Cut out scones with floured cutter or glass. Am really enjoying the Oxford Tearoom Mysteries! When I read them I think of how much my late mother also a writer would have enjoyed them as well.
Could you post the other recipes from the books here as well please? Thank you, Susan, for your kind words! Thanks for reminding me! Thanks so much for sharing my review, photos, and video of your Traditional English Scone recipe! I adored both your book and your recipe and am honored that you included me on your blog! I love that you are British, love scones and kitty kats.
Thank you, Reiki, for your lovely comment! Sorry for my late response. I am an avid baker, and mystery reader! I am always looking for great recipes and food to share with my group. I just recently tried the Scone recipe in your book, gorgeous recipe! Shhh — I have to tell you a secret: I personally prefer whipped cream to clotted cream, I think, and your version with vanilla sounds absolutely delicious!!!
Easy Classic British Cheese Scones
Would there be any changes for high altitude in both your scones and clotted cream recipes.? I live in Colorado, 5, ft above sea level. I wish to try these recipes, and want to make sure to address this.
- Tudor Survivor: The Life and Times of Courtier William Paulet.
- Katja: Roman (Frauenmärchen 1) (German Edition).
- Classic scones with jam & clotted cream recipe | BBC Good Food.
Hi Tina. The scones may be a bit trickier. They might work as the recipe is written, since they have a pretty good structure. If they come out dry, you might need to decrease the oven temp by 15 degrees. But, be sure you are pressing straight down when cutting the scones and not twisting the cutter, because that can cause them to not rise properly as well. If you give these a try, do stop back by and let us know how they turn out for you.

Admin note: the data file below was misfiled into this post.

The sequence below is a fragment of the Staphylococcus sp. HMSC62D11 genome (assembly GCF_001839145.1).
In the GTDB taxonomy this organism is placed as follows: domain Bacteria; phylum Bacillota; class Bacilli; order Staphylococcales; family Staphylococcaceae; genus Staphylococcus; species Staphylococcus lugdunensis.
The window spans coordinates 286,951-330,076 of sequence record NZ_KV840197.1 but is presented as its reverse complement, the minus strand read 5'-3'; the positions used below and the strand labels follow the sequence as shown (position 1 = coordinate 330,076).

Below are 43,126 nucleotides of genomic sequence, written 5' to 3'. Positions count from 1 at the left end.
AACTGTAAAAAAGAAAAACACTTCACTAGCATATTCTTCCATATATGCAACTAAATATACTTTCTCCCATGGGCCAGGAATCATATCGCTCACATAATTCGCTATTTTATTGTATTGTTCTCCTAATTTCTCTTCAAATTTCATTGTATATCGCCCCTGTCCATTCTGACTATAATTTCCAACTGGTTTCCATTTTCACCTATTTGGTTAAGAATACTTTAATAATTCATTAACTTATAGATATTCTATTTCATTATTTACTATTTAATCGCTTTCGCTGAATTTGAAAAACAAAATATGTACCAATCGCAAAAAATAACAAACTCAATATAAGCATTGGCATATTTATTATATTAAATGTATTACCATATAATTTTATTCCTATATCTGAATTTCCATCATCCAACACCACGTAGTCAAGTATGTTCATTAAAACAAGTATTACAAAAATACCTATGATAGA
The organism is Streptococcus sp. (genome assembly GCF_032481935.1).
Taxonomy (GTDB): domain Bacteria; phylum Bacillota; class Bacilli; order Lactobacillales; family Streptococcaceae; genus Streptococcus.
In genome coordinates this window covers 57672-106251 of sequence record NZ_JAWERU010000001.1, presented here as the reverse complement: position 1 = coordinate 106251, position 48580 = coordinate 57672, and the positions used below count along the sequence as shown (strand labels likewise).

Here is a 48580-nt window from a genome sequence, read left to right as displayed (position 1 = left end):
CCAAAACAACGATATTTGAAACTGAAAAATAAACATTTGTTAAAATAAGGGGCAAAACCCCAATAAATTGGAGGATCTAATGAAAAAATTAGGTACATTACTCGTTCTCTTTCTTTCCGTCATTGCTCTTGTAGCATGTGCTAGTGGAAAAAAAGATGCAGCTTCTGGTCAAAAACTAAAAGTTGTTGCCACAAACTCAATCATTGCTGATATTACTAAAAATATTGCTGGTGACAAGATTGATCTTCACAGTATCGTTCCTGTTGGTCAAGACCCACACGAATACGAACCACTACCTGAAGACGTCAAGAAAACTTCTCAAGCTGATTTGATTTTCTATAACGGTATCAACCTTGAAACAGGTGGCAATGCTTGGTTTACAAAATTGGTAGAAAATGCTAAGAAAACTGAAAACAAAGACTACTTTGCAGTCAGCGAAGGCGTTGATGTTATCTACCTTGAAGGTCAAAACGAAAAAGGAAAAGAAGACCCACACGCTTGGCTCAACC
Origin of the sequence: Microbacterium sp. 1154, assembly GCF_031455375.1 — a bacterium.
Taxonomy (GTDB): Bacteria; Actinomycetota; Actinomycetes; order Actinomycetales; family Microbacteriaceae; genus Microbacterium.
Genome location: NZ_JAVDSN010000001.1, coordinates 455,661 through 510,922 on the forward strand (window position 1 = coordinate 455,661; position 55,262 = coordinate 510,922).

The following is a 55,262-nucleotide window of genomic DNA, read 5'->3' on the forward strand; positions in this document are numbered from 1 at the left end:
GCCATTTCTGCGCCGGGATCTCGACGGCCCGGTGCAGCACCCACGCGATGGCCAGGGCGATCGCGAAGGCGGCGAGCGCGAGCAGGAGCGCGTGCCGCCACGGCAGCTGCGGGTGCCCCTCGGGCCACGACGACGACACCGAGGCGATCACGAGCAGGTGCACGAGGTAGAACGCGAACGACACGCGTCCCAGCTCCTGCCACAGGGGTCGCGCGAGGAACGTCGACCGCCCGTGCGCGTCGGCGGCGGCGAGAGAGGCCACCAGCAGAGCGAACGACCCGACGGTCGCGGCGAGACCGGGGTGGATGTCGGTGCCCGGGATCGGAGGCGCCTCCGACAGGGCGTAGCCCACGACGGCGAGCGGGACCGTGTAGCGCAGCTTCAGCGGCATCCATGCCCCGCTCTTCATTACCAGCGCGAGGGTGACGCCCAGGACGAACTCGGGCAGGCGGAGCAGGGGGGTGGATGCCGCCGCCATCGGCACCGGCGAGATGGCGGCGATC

In making my scones, if I do no changes in the recipe, I must watch then closely as they do cook faster and the tops can brown fast. And thank you for your recipes. I made your clotted cream last night but have yet to separate it out. One question though. At such a low temp. Thanks for your notes Terrie. As far as the cream, you need bacteria to do the clotting. It is similar to when making yogurt, but a different kind of bacteria. So I finally got these to work at the 3rd attempt and as a Brit living in the USA can say, they are very good. The first attempt failed because I added too much milk and the dough got too sloppy.
The second failure was the bitter taste that people here complained about and again that was my mistake. The 3rd attempt was the charm and enjoyed them immensely. Thanks for sharing your experience!
My Good Food
Is there any way that you could also include mass measurements for your ingredient usage? After I added the splash of milk extra it incorporated properly, but, the top of my scones came out really cleanly, not rough like the picture on the recipe shows, more like the top of a little pound cupcake; do you think I might have accidentally incorporated the dough a little bit too much?
Thank you in advance! If it matters, I used the left over milk byproduct from the clotted cream recipe before I added in the extra splash of plain milk. Maybe too much fat? Hi John. Happy to! Hopefully this helps. A smooth top is typically just the result of getting your batter nice and smooth before cutting the scones.
Nothing wrong with that! I tried the recipe today! They are cooling right now! The amount made 12 scones! Of variuos sizes! Always my mistake.. Which is rare in Calgary. I also am sensitive to baking powder so I made sure it was really well incorporated, used a sieve and put the baking powder evenly around instead of just mounding in the center. No bitterness whatsoever. Love this recipe. Hi I like your recipe for the scone.